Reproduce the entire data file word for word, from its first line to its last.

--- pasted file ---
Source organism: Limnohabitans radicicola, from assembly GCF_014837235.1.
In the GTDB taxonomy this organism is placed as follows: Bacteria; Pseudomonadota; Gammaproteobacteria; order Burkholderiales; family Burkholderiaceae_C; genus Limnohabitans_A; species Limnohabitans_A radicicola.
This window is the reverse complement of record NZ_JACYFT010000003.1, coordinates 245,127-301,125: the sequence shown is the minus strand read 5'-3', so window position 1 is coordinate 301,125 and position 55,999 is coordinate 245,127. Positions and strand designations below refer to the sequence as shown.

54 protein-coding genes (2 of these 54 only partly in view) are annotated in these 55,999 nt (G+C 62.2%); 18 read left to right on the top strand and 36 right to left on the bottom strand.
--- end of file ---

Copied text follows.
Source organism: Limnohabitans radicicola, from assembly GCF_014837235.1.
In the GTDB taxonomy this organism is placed as follows: Bacteria; Pseudomonadota; Gammaproteobacteria; order Burkholderiales; family Burkholderiaceae_C; genus Limnohabitans_A; species Limnohabitans_A radicicola.
This window is the reverse complement of record NZ_JACYFT010000003.1, coordinates 245,127-301,125: the sequence shown is the minus strand read 5'-3', so window position 1 is coordinate 301,125 and position 55,999 is coordinate 245,127. Positions and strand designations below refer to the sequence as shown.

54 protein-coding genes (2 of these 54 only partly in view) are annotated in these 55,999 nt (G+C 62.2%); 18 read left to right on the top strand and 36 right to left on the bottom strand.